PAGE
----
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Trifon Zarezan (St. Trifon the Pruner), folk-wise
Trifon Zarezan (St. Trifon the Pruner), folk-wise


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Trifon Zarezan (St. Trifon the Pruner), folk-wise
1 February 2008 - Bulgaria
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The Bulgarian holiday of vine-growers and wine-makers Trifon Zarezan is so popular that it is celebrated both in accordance with the old and the new holiday calendar, i.e. at present it is celebrated on February 1st, but many people prefer to repeat it on February 14.

The festivities on the Day of Trifon Zarezan mark the dividing line between the ending winter and the nearing spring. The transition between the two seasons stirs the most fierce conflict in the annual natural cycle - it is the transition between the dead winter season and the invigorating powers of the following seasons. That is why, namely in this period, rituals are performed to strengthen and ensure a triumph of vitality and fruitfulness. Through the rituals, man applies all means for encouraging nature. Women knead special round loafs - a symbol of the fertile field, and generously hand them out to neighbours and relatives. The men go to the fruit-trees which did not bear fruit in the winter and threaten them, ritually, they will hew them off. Then another participant in the ritual promises that in the next spring the trees will once again be fruitful and so, they should be spared. During the festivivities, the man in the home picks up 3 live coals from the hearth. They symbolise the invigorating power of the fire and the sun. Looking at the coals, people try to foretell which crops will yield the most abundant harvest in the new season.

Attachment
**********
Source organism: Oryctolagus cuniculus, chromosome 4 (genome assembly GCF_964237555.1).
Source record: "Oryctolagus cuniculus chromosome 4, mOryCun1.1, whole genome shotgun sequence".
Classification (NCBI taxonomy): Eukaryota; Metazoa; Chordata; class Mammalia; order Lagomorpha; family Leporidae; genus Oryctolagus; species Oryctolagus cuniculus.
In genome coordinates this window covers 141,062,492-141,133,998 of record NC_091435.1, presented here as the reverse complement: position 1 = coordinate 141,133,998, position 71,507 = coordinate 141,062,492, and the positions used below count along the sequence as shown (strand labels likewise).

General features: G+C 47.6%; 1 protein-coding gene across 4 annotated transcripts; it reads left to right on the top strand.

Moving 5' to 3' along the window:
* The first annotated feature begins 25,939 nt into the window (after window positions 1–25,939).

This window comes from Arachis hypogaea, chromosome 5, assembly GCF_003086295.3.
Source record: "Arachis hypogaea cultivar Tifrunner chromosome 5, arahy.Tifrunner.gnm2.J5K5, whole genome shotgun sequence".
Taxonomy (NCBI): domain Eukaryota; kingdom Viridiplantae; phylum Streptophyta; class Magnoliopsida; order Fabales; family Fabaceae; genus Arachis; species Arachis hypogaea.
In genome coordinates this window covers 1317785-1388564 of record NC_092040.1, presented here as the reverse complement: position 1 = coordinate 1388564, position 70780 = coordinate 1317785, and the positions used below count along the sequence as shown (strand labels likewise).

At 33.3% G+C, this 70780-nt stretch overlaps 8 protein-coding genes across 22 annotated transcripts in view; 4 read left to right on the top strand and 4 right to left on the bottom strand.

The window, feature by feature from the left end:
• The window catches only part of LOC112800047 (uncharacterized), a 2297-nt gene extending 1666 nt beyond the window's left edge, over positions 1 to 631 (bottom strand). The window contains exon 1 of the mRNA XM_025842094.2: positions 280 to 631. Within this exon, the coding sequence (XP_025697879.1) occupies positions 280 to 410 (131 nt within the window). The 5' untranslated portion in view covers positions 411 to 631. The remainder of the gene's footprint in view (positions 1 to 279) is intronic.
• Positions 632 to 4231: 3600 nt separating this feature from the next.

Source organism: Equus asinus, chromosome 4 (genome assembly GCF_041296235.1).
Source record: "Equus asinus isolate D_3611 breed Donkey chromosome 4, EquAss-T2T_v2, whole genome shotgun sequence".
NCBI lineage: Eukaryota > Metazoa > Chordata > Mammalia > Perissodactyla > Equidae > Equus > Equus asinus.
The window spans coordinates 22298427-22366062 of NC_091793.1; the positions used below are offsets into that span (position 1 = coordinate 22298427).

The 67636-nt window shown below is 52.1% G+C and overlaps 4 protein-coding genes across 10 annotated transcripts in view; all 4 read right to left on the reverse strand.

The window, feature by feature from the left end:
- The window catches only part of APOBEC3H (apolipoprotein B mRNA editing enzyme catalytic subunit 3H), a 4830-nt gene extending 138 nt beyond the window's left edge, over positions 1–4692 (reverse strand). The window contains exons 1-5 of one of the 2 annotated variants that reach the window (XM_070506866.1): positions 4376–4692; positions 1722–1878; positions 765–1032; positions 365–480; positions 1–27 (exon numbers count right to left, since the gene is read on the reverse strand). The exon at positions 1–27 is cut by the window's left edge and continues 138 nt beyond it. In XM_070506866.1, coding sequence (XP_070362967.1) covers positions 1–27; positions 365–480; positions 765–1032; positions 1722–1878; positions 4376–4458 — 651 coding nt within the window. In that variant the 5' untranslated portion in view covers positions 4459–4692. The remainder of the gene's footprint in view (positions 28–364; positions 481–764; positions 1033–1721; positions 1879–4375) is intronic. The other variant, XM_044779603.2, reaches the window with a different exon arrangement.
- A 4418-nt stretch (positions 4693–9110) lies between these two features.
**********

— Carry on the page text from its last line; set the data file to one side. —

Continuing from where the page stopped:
The most triumphant for the natural forces ritual is called Trifon Zarezan because all vine-growers perform the first pruning of the vineyards. In this, the men are accompanied by the women, the young and the kids. They all go together to their piece of land to show their respect to it and inspire it for a new life with the first agricultural ritual during the new year, with festive songs and dances, with a ritual table laid among the vineyards. The first pruned vine sticks will be wreathed into a crown for the best vine-grower in the village. He will be proclaimed the "Vine King" of the year. The men carry the vine king on their hands or are harnessed in the cart and drive him around. Everyone wants to be blessed by him and treat him with their wine. The more wine is poured on that day, the more generous the next harvest will be.

There is an interesting story about St. Trifon, the patron of the 3-day holiday cycle. He, just like the villagers, once had a vineyard and would prune it. One day, Virgin Mary passed by. Trifon laughed at her and so she condemned him to cut his nose with the pruning shears. What she said came true and from then on people would call Trifon the Snub-nosed. He is also nicknamed Trifon the Drunkard - he probably loved his vineyards and the wine they produced. He is most popular as Trifon Zarezan or Trifon the Pruner because it is on his day that the pruning starts and it is one of the most important jobs to do. Even the icons present St. Zarezan a pruning shear in hand showing that he is honoured as a patron of vine-yards and they are one of the main symbols of fertility in the Bulgarian folklore culture.

Written by Roumyana Panayotova
Radio Bulgaria
www.bnr.bg



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